22 of America's favorite burger chains get an 'F' for antibiotic beef policy

Heidi Chung
Reporter

There could be harmful chemicals in your burger, at least according to a new research report released by the Consumers Union, an advocacy division of Consumer Reports.

In a report titled “Chain Reaction IV,” the Consumers Union graded “the top 25 burger chains in the U.S. on their antibiotic use policies for beef sourcing, on implementation of these policies as reflected in current beef purchasing, and on transparency around antibiotic use in their beef supply chains.”

The report explained that the use of antibiotics in food products has been linked to consumers developing antibiotic resistance which could then lead to potential death from infections. “The World Health Organization (WHO) and the Centers for Disease Control and Prevention (CDC) consider antibiotic-resistant bacteria among the top threats to global public health, and the CDC estimates that each year, at least 23,000 Americans die from resistant infections.”

A McDonald’s Quarter Pounder, left, and Double Quarter Pound burger is shown with fresh beef in Atlanta. (AP Photo/Mike Stewart)

Only 2 of 25 U.S. burger chains were issued “A” ratings for serving beef that has not been raised with antibiotics. Both Shake Shack (SHAK) and BurgerFi strictly serve antibiotic-free beef to customers.

Of the 23 remaining restaurants, Wendy’s (WEN) received a “D-” rating for making a positive shift in 2018 towards purchasing beef that doesn’t use a specific antibiotic called tylosin.

A stunning 22 of 25 burger chains in the US received a failing grade of “F” for not disclosing any intent to stray away from purchasing beef products from antibiotic-free sources. Among those “F” rated restaurants were some familiar names such as McDonald’s (MCD), Burger King – whose parent company is Restaurant Brands (QSR), Jack in the Box (JACK) and Sonic Drive-In (SONC).

(Consumer Union)

“Our survey shows that only two chains, Shake Shack and BurgerFi, source beef raised without the routine use of antibiotics. Most other chains have no public antibiotic use policy.”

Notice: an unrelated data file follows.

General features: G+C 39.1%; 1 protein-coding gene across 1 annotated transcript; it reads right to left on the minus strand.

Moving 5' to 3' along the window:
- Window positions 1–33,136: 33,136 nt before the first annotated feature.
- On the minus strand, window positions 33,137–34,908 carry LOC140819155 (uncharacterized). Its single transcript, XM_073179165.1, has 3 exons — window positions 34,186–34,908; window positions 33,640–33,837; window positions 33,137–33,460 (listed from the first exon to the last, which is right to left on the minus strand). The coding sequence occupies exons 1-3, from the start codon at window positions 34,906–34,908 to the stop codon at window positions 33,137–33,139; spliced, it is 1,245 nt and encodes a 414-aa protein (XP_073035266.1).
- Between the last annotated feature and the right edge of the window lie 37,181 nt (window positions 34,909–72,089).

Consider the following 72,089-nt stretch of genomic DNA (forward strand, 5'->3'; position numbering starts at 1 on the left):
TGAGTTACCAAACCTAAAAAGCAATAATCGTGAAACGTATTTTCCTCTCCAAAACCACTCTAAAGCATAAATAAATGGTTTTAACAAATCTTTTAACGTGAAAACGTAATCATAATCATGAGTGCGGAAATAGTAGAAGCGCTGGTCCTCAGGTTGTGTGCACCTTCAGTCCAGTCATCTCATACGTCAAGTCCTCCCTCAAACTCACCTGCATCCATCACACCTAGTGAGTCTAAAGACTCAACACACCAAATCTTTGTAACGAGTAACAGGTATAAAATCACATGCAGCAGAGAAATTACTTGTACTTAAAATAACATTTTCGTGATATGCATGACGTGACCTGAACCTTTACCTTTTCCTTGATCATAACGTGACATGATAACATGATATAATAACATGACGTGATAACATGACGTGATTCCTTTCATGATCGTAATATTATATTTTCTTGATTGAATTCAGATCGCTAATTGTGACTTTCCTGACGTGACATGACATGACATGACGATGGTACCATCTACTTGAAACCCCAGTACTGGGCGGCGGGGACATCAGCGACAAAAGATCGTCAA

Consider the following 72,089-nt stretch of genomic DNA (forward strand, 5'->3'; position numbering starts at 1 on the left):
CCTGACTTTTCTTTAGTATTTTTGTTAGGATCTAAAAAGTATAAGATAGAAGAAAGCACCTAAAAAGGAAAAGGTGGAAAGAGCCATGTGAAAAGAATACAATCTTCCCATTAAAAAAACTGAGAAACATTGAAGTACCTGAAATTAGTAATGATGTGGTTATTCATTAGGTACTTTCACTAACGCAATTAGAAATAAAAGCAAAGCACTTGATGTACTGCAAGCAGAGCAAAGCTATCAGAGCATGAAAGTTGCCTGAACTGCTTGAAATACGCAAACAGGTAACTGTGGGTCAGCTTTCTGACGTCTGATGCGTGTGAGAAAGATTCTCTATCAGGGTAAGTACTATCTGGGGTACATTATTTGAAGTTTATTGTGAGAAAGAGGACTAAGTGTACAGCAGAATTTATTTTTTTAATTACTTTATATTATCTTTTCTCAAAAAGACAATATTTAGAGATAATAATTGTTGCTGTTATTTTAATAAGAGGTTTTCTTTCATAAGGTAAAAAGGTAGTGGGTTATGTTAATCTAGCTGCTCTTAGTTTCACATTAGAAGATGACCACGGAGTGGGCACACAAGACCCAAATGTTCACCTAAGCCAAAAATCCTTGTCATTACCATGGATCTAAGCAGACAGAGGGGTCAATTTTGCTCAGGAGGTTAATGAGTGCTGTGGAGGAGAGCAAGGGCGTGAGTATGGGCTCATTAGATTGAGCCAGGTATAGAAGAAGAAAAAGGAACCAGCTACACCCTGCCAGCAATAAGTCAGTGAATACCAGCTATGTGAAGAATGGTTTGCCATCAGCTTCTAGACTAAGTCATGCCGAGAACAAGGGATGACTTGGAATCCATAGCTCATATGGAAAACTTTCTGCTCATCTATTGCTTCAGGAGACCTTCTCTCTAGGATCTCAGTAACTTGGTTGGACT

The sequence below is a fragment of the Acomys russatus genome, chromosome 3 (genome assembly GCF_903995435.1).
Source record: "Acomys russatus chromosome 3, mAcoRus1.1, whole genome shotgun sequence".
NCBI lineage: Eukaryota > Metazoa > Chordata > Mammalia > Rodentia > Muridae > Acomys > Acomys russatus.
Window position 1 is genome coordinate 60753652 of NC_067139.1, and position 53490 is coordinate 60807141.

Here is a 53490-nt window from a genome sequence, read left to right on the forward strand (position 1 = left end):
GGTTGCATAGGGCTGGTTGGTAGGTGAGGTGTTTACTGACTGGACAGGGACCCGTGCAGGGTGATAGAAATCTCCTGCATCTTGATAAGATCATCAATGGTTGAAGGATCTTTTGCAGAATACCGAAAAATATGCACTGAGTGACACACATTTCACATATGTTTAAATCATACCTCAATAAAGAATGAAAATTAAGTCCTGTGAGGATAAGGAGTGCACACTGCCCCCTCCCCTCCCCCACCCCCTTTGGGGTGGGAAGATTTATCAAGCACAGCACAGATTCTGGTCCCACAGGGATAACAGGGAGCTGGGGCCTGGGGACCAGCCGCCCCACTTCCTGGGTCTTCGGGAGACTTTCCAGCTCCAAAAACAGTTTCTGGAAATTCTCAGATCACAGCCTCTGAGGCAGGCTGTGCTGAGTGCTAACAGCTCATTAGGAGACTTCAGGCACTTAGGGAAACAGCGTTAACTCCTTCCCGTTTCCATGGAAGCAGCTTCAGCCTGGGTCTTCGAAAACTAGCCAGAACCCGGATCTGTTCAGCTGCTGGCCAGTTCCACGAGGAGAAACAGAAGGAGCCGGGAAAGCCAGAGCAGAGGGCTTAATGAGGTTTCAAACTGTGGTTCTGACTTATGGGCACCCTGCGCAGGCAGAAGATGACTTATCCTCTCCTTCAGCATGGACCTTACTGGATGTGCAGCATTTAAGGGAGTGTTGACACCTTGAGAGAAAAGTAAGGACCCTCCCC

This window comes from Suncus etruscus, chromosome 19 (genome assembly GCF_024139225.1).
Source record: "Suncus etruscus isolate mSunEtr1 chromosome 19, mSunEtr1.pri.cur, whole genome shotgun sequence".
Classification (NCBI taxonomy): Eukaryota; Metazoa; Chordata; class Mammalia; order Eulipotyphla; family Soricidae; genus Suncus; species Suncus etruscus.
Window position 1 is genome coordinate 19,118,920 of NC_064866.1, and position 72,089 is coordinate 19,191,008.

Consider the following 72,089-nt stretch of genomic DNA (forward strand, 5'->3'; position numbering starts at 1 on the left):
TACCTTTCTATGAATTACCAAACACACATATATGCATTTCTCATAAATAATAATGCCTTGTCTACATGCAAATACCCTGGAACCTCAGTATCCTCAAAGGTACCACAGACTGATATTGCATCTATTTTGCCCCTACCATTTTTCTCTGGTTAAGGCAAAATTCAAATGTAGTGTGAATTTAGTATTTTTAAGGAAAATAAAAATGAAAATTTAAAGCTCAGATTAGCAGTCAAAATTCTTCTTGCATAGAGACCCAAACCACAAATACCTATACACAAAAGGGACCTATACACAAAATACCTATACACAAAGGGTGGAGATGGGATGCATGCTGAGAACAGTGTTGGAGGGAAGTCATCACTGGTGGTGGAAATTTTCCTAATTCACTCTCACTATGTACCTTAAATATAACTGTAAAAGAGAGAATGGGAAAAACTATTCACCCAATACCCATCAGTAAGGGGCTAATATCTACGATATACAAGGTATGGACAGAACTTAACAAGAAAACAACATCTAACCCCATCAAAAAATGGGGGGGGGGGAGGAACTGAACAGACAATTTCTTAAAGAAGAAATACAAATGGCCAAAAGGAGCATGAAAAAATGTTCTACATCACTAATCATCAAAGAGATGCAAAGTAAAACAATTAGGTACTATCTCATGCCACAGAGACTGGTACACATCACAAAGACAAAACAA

Nevertheless, according to the report, consumers are growing increasingly conscious of their dietary choices and antibiotic use. “A new 2018 nationally representative survey conducted by Consumer Reports found that consumers are concerned about antibiotic use in the beef used for their burgers.”

Furthermore, of those surveyed consumers, “almost 60 percent of respondents would be willing to pay more at a restaurant for a burger made from meat raised without antibiotics.”

McDonald’s is the largest single-buyer of beef in the US and had previously vowed to spark industry-wide change on the issue of responsible antibiotic use. However, the burger giant has yet to take any substantive measures toward keeping their promise to consumers.

And consumers aren’t the only ones advocating for better antibiotic beef policies at companies.

Company shareholders also support ditching beef raised with antibiotics, according to the report. “Shareholder proposals to Darden Restaurants, the parent company of Olive Garden, and Denny’s have called for responsible antibiotic use in sourced meat. Darden’s shareholders recently voted 40 percent in favor of a proposal that would require the company to conduct a feasibility study for eliminating the routine use of medically important antibiotics in its meat supply chain.”

McDonald’s is set to report third-quarter earnings results before the market open on October 23 and analysts polled by Bloomberg are expecting earnings of $1.99 per share on $5.3 billion in revenue.

Heidi Chung is a reporter at Yahoo Finance. Follow her on Twitter: @heidi_chung.

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